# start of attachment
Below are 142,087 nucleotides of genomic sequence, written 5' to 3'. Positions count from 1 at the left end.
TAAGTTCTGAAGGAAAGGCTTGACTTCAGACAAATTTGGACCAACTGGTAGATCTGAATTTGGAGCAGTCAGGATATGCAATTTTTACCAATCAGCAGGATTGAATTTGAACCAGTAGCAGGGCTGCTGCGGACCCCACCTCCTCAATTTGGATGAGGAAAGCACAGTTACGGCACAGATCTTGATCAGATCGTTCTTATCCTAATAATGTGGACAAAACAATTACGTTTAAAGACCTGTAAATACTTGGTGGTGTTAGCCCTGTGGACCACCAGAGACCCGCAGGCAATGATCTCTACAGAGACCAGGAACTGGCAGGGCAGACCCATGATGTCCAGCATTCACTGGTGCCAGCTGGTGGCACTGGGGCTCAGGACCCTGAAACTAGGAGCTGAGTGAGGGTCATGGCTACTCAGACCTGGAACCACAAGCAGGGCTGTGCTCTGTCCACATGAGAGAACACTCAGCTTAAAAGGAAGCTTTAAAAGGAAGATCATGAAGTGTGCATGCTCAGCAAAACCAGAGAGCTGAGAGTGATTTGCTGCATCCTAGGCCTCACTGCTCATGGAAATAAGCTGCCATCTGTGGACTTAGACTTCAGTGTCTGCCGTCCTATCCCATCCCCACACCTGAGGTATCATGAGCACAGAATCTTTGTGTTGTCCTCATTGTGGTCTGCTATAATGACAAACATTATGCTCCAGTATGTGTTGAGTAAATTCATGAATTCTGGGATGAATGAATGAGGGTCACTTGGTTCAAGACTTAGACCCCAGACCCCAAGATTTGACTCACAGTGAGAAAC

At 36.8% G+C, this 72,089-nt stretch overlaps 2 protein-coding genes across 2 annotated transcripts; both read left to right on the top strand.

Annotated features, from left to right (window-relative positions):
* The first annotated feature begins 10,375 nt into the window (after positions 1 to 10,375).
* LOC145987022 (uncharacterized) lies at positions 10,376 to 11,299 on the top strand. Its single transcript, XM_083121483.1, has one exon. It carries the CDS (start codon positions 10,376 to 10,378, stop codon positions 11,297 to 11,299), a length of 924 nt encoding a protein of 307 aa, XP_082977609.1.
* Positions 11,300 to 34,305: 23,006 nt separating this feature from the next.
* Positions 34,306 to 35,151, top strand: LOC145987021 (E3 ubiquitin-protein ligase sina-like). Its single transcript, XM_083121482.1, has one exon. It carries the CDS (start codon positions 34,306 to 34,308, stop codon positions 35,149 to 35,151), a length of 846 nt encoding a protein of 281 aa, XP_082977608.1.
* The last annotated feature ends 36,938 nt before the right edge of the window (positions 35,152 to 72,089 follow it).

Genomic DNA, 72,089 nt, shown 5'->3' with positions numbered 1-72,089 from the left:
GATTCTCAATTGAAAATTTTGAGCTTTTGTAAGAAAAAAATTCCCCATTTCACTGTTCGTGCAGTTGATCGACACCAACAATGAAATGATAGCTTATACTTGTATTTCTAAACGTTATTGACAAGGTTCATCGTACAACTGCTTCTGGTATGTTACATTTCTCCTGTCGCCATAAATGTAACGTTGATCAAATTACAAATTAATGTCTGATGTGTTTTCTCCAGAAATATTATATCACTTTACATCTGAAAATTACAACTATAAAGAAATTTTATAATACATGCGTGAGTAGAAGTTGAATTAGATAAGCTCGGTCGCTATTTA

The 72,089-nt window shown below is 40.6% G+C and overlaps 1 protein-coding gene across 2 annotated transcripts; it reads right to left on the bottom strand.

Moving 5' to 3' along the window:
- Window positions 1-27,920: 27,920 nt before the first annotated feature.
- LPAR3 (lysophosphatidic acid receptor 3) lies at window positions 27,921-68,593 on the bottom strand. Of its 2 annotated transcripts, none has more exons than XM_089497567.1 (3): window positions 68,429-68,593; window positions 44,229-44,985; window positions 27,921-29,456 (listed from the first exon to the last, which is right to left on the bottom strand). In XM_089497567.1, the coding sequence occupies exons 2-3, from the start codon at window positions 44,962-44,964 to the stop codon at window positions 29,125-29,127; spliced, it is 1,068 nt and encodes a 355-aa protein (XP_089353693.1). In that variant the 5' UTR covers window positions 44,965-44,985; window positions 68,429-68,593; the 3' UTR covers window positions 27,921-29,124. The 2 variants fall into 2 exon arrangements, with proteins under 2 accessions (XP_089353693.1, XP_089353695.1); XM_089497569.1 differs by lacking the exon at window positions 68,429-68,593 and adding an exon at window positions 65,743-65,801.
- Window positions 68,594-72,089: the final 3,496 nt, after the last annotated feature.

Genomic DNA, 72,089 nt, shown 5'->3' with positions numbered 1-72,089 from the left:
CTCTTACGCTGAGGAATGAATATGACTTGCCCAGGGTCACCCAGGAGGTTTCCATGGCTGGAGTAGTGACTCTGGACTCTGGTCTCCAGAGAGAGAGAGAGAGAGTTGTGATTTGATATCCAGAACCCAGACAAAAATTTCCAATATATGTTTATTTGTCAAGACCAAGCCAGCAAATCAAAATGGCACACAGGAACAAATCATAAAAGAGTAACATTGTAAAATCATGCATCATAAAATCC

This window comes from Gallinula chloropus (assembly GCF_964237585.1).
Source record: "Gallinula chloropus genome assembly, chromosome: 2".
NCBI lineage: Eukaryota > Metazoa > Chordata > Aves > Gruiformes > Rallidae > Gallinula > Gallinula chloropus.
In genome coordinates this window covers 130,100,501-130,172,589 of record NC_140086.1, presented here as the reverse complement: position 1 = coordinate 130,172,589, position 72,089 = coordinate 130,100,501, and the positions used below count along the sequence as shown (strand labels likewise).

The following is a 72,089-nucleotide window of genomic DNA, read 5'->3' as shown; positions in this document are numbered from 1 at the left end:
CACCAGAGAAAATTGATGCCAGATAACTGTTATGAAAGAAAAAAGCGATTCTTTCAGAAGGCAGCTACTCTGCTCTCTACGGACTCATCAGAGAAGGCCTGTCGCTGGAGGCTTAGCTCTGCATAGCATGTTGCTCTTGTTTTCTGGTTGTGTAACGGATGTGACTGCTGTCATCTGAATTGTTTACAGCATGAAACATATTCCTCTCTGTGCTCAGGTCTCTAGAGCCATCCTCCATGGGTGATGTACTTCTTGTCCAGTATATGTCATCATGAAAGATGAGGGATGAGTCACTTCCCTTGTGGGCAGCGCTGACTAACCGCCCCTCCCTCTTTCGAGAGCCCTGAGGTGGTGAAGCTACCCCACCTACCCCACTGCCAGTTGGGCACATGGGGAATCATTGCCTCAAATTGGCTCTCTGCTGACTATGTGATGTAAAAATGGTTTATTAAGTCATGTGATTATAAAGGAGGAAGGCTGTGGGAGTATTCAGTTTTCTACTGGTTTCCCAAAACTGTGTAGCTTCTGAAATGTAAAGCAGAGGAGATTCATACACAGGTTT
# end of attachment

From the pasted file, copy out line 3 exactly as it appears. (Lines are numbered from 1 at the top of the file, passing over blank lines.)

At 36.8% G+C, this 72,089-nt stretch overlaps 2 protein-coding genes across 2 annotated transcripts; both read left to right on the top strand.